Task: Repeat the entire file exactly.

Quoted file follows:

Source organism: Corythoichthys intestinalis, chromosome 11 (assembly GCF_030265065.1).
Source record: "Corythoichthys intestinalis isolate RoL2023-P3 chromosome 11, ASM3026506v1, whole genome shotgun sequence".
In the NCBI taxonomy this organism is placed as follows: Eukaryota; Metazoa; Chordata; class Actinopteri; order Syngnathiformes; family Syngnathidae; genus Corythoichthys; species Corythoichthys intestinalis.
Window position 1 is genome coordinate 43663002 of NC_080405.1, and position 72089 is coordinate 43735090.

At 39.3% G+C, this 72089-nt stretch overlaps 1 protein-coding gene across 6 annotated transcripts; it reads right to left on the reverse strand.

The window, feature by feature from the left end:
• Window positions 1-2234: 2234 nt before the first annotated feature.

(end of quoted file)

Source organism: Corythoichthys intestinalis, chromosome 11 (assembly GCF_030265065.1).
Source record: "Corythoichthys intestinalis isolate RoL2023-P3 chromosome 11, ASM3026506v1, whole genome shotgun sequence".
In the NCBI taxonomy this organism is placed as follows: Eukaryota; Metazoa; Chordata; class Actinopteri; order Syngnathiformes; family Syngnathidae; genus Corythoichthys; species Corythoichthys intestinalis.
Window position 1 is genome coordinate 43663002 of NC_080405.1, and position 72089 is coordinate 43735090.

At 39.3% G+C, this 72089-nt stretch overlaps 1 protein-coding gene across 6 annotated transcripts; it reads right to left on the reverse strand.

The window, feature by feature from the left end:
• Window positions 1-2234: 2234 nt before the first annotated feature.